Google’s Nexus One to Work on Verizon, Too
Verizon reportedly balked at selling Google’s new Nexus One Android smartphone when the search behemoth first approached the carrier.
And for good reason: Verizon (VZ) had worked closely with Google (GOOG) and Motorola (MOT) to develop Droid–the flagship Android handset it was marketing the hell out of this past November–and was presumably a bit irked to learn Google was working on an Android flagship of its own.
All that money spent on those hyperbole-filled “Don’t Be a Sissy ads” for what? For Google to come along a few months later and spew forth a state-of-the-art Android device right from the bowels of the mothership? There can only be one Android flagship, right?
Well, evidently Verizon’s had a change of heart. Because the company is adding Nexus One to its product lineup after all, peddling the device along with T-Mobile and Vodafone (VOD).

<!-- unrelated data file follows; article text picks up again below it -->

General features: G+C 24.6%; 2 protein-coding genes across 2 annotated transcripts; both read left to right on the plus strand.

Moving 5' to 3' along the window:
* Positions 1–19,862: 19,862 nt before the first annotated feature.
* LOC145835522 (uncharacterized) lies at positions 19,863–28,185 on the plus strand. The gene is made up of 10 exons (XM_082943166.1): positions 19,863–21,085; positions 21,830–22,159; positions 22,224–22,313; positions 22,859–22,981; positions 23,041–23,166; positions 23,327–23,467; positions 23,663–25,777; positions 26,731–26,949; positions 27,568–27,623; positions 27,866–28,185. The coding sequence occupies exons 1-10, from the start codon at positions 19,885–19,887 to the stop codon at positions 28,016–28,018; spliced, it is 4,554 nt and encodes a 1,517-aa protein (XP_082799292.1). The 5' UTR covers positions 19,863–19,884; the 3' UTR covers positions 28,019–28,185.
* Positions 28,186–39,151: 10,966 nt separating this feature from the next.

For the time being, only T-Mobile will support the phone, but Google executive Mario Queiroz just announced that Verizon Wireless and its corporate sister, Vodafone, will be supporting the phone in “spring 2010.”
For now, you can buy an “unlocked phone” from Google for $529, or pay $179 if you agree to a two-year contract with T-Mobile. No pricing info is available yet for Verizon and Vodafone, but presumably those carriers will also subsidize the cost of the phone for subscribers.
The key point here is that Google is trying to make a fundamental change in the way the mobile business works, particularly in the U.S. The company wants you to buy the phone first, then pick a carrier and plan. If it works, it will “further weaken the power of the carriers,” as Walt Mossberg notes in his review of the Nexus One.